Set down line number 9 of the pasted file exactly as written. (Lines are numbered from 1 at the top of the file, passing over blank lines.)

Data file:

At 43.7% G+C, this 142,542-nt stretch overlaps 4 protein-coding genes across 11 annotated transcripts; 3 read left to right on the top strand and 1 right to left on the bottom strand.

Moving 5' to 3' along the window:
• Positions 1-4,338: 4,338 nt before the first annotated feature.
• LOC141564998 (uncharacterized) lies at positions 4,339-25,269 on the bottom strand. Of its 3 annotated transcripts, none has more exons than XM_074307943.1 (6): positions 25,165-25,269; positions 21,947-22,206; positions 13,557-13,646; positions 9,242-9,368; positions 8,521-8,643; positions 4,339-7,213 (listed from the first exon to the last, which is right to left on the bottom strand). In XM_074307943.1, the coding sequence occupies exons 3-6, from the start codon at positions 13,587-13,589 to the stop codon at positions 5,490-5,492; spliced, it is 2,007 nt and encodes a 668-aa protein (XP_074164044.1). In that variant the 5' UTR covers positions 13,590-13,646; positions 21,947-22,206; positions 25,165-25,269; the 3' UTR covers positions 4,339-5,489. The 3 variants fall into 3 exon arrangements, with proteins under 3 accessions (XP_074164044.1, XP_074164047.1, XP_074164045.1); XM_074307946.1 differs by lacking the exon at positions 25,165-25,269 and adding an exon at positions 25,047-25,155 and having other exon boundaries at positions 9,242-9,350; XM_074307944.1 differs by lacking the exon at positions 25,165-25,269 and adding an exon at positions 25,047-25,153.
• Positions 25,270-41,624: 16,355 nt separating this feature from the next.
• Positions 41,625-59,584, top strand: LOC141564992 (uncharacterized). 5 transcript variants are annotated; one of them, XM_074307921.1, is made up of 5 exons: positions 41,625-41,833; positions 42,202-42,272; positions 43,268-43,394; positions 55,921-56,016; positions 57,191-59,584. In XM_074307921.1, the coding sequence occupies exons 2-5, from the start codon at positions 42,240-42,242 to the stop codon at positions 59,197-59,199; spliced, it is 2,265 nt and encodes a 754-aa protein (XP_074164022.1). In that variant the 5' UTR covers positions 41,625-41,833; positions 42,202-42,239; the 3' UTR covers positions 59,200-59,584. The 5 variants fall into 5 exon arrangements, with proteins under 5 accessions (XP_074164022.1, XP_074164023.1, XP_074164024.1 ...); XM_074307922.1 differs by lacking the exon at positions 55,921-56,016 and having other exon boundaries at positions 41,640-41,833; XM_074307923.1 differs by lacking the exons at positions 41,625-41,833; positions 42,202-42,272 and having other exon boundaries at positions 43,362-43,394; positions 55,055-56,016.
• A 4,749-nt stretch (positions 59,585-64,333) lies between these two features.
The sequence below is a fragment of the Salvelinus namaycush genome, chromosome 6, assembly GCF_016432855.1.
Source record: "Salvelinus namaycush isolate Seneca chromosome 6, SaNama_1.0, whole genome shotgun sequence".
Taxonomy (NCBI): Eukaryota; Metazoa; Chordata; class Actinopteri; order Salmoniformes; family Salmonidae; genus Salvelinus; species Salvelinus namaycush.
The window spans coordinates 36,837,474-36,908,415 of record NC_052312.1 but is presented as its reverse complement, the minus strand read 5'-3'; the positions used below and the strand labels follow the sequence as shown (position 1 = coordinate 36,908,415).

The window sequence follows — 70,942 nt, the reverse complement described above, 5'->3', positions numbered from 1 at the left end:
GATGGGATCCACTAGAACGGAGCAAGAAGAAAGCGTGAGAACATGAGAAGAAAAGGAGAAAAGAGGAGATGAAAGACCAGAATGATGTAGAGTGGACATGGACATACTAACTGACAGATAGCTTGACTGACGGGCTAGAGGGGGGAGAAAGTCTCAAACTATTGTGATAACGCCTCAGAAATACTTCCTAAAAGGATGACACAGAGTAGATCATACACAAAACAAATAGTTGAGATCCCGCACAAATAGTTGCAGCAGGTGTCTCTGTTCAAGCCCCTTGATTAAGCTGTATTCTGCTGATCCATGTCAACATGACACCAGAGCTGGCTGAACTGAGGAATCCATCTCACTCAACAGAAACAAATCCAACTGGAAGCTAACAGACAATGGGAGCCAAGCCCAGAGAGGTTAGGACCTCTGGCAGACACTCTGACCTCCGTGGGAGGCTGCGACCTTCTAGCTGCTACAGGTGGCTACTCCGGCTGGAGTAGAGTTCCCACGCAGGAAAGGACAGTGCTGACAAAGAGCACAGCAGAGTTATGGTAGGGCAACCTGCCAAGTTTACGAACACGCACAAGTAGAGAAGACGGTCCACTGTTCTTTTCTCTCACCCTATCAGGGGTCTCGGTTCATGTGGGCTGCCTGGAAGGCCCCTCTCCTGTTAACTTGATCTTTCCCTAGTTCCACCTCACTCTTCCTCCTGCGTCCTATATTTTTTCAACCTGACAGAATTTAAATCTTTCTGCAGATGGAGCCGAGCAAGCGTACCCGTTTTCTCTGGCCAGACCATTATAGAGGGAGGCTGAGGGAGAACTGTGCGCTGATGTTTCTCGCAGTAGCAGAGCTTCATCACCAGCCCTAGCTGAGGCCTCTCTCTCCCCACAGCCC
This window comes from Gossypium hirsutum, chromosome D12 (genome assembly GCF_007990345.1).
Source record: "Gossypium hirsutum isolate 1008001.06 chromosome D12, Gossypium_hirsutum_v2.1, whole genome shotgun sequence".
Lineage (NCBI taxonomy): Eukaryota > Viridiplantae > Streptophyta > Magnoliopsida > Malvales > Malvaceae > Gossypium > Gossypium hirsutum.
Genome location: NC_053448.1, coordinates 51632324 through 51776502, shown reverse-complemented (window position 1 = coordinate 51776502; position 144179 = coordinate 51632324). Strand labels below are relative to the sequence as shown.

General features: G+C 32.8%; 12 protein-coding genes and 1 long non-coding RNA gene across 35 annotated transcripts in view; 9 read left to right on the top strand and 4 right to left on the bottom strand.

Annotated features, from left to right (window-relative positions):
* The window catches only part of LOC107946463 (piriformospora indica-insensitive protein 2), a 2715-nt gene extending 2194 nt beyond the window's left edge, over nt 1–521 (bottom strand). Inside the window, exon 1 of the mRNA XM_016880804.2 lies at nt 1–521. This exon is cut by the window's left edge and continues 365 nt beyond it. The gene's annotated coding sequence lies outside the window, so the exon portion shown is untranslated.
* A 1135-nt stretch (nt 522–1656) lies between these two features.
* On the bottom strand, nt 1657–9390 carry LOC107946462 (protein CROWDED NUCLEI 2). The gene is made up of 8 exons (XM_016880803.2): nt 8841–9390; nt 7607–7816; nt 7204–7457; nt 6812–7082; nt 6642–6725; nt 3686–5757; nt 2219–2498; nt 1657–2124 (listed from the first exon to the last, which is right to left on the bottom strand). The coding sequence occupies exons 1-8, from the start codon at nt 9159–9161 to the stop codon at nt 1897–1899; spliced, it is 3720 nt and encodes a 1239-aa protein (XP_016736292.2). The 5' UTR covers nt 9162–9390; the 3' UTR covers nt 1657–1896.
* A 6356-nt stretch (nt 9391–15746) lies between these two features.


Source record: "Salvelinus namaycush isolate Seneca chromosome 6, SaNama_1.0, whole genome shotgun sequence".